You know that the legal limit for drivers in New Jersey is 0.08% BAC (blood alcohol concentration). They told you about it when you took your driver’s training and it has not changed. You always work hard to make sure you’re under the limit whenever you drive. You even carry a small breath test around with you to check if you think you’re close.
After all, you can’t get a DUI if you don’t break the 0.08 limit, right?
The real law
Wrong. It’s a common misconception. You can get a DUI if you are under the influence while driving. If the alcohol impacts your ability to drive safely, that’s all that matters.
The 0.08% limit is really just a line after which police have no obligation to prove that you were impaired. If your BAC is that high, the court knows you faced impairment and you can get convicted. They don’t have to prove anything else.
But you can get a DUI while under 0.08%. If police can show that the alcohol impaired your ability to drive — you did not react as quickly as you should have, for instance, or you made critical mistakes that caused a crash — then you can still get convicted with any BAC level.
When people get a breath test on the side of the road, they often watch it as if that number is a magic line that prevents legal charges. If they blow a 0.07%, they feel like they can’t get arrested. That’s simply not how it works. An impaired driver at 0.07% could still face arrest just like an impaired driver over 0.08%.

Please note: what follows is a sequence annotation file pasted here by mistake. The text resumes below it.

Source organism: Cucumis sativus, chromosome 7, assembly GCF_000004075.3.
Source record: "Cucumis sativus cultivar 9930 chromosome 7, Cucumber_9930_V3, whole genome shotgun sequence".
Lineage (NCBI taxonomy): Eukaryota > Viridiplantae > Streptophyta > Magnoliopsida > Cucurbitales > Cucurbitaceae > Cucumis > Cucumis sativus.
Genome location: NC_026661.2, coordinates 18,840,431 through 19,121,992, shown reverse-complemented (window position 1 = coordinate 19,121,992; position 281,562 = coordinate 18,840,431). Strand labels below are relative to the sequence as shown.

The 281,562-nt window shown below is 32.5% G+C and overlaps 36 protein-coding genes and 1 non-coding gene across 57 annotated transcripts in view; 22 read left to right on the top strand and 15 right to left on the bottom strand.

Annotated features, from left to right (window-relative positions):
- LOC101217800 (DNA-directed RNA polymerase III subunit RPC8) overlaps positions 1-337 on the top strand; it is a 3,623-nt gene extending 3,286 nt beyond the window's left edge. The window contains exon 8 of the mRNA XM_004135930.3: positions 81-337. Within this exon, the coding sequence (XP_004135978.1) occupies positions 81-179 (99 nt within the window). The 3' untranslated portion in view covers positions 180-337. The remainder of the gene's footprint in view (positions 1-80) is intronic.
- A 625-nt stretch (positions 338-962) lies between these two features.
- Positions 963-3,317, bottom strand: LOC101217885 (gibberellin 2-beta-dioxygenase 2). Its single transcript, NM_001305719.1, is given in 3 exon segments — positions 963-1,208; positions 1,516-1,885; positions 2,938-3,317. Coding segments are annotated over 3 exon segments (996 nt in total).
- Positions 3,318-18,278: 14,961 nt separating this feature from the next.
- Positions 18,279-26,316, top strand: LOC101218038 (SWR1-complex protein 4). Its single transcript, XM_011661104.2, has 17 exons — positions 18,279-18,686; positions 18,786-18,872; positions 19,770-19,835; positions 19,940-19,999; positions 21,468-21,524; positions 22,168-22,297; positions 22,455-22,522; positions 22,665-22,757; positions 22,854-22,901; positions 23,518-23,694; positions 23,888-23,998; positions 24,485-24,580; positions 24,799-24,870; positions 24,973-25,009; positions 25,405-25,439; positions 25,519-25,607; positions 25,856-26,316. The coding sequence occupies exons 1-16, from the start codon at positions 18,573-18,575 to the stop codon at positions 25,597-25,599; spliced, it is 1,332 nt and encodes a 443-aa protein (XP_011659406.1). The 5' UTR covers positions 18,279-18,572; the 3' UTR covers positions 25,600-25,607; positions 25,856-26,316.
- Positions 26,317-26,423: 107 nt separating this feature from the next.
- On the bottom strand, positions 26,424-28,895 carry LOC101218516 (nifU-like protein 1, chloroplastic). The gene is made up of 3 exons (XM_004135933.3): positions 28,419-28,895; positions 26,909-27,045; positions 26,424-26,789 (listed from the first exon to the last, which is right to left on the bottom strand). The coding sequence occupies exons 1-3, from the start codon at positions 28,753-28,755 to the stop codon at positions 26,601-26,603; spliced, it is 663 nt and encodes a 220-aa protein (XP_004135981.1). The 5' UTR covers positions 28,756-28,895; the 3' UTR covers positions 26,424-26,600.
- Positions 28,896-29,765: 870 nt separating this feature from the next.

A note about personal breath tests
Since it got mentioned above, here is a quick note about personal breath tests: You should not trust them. They are not the same ones that officials use in court, so you can’t counter the police account saying you blew a 0.09% by saying that your own device only showed you a 0.07%. Never mind that you could still face impairment at 0.07% anyway; your test may not be accurate at all.
In fact, some experts have expressed concern that people trust these devices, saying they give them a “false sense of security” by making them think they can drive safely when they are not just impaired but actually over the legal limit.
As you can see, people still deal with a lot of myths regarding drunk driving in New Jersey. If you find yourself facing charges, make sure you know what myths to watch out for and what legal steps you can take.